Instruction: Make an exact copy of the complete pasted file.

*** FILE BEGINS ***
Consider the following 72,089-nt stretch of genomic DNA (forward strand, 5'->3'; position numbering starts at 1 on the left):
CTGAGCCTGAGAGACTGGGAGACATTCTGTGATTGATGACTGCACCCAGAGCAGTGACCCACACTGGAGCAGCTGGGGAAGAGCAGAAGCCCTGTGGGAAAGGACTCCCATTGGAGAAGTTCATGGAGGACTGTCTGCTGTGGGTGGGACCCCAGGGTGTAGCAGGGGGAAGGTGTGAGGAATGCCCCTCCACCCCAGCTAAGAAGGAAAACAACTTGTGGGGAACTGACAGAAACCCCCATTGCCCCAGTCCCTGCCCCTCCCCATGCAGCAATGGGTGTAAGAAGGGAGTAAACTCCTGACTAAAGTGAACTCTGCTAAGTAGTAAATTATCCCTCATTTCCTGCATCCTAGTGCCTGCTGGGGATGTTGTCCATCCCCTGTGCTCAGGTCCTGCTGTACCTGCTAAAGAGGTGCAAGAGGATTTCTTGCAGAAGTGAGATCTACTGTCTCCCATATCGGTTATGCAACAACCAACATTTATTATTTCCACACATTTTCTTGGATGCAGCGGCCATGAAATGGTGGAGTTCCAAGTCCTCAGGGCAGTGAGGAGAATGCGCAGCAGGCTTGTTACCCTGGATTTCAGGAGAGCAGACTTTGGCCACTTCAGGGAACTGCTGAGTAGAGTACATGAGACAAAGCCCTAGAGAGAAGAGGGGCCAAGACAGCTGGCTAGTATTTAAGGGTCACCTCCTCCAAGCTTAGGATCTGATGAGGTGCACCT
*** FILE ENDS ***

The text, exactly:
Consider the following 72,089-nt stretch of genomic DNA (forward strand, 5'->3'; position numbering starts at 1 on the left):
CTGAGCCTGAGAGACTGGGAGACATTCTGTGATTGATGACTGCACCCAGAGCAGTGACCCACACTGGAGCAGCTGGGGAAGAGCAGAAGCCCTGTGGGAAAGGACTCCCATTGGAGAAGTTCATGGAGGACTGTCTGCTGTGGGTGGGACCCCAGGGTGTAGCAGGGGGAAGGTGTGAGGAATGCCCCTCCACCCCAGCTAAGAAGGAAAACAACTTGTGGGGAACTGACAGAAACCCCCATTGCCCCAGTCCCTGCCCCTCCCCATGCAGCAATGGGTGTAAGAAGGGAGTAAACTCCTGACTAAAGTGAACTCTGCTAAGTAGTAAATTATCCCTCATTTCCTGCATCCTAGTGCCTGCTGGGGATGTTGTCCATCCCCTGTGCTCAGGTCCTGCTGTACCTGCTAAAGAGGTGCAAGAGGATTTCTTGCAGAAGTGAGATCTACTGTCTCCCATATCGGTTATGCAACAACCAACATTTATTATTTCCACACATTTTCTTGGATGCAGCGGCCATGAAATGGTGGAGTTCCAAGTCCTCAGGGCAGTGAGGAGAATGCGCAGCAGGCTTGTTACCCTGGATTTCAGGAGAGCAGACTTTGGCCACTTCAGGGAACTGCTGAGTAGAGTACATGAGACAAAGCCCTAGAGAGAAGAGGGGCCAAGACAGCTGGCTAGTATTTAAGGGTCACCTCCTCCAAGCTTAGGATCTGATGAGGTGCACCT